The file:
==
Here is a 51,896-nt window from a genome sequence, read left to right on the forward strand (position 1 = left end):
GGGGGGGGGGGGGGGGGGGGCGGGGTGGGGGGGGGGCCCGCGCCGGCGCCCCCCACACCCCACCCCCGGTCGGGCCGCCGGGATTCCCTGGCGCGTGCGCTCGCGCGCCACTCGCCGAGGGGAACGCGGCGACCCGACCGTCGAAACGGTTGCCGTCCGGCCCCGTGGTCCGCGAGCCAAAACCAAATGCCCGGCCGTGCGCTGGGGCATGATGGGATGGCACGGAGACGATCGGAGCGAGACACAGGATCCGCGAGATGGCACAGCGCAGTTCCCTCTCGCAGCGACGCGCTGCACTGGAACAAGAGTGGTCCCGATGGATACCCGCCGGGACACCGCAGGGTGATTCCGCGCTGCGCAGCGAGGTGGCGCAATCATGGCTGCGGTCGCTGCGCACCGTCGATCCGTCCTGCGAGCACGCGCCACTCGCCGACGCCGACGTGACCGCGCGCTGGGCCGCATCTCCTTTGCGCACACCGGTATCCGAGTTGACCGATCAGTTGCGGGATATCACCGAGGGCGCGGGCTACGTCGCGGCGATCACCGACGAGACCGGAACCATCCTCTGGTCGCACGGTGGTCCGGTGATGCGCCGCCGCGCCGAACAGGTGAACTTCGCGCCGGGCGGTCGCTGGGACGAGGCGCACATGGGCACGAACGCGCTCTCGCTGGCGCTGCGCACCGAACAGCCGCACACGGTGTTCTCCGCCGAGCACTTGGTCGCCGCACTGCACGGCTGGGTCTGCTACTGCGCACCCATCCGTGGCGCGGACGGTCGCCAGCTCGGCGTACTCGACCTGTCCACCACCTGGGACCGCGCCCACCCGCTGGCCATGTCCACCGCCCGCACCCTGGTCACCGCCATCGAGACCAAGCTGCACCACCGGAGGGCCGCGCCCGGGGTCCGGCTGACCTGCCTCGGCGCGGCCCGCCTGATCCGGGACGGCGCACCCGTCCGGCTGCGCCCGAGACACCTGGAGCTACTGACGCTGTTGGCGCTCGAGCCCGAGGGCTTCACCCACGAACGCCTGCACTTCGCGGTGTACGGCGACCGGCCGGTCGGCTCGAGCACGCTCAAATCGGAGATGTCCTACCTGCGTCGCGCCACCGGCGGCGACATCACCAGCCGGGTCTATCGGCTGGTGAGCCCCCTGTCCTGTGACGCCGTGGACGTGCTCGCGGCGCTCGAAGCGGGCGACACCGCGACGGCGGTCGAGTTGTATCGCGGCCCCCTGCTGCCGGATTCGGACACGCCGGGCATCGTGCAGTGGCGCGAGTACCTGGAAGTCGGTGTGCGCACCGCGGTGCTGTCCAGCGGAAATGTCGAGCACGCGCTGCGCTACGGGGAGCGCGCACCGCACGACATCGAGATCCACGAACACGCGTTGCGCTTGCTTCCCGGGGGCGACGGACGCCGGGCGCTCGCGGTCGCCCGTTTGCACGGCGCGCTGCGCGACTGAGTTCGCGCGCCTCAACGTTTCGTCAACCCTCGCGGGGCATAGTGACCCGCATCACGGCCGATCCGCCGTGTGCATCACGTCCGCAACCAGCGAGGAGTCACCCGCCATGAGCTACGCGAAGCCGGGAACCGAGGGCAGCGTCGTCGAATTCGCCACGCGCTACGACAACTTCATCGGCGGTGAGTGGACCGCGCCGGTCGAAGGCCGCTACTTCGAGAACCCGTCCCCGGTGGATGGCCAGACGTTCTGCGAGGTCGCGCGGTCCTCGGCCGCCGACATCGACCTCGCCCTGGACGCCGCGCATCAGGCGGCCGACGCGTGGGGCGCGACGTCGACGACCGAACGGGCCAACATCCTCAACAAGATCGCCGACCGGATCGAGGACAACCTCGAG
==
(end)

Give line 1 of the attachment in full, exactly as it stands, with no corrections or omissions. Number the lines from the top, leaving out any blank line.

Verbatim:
Here is a 51,896-nt window from a genome sequence, read left to right on the forward strand (position 1 = left end):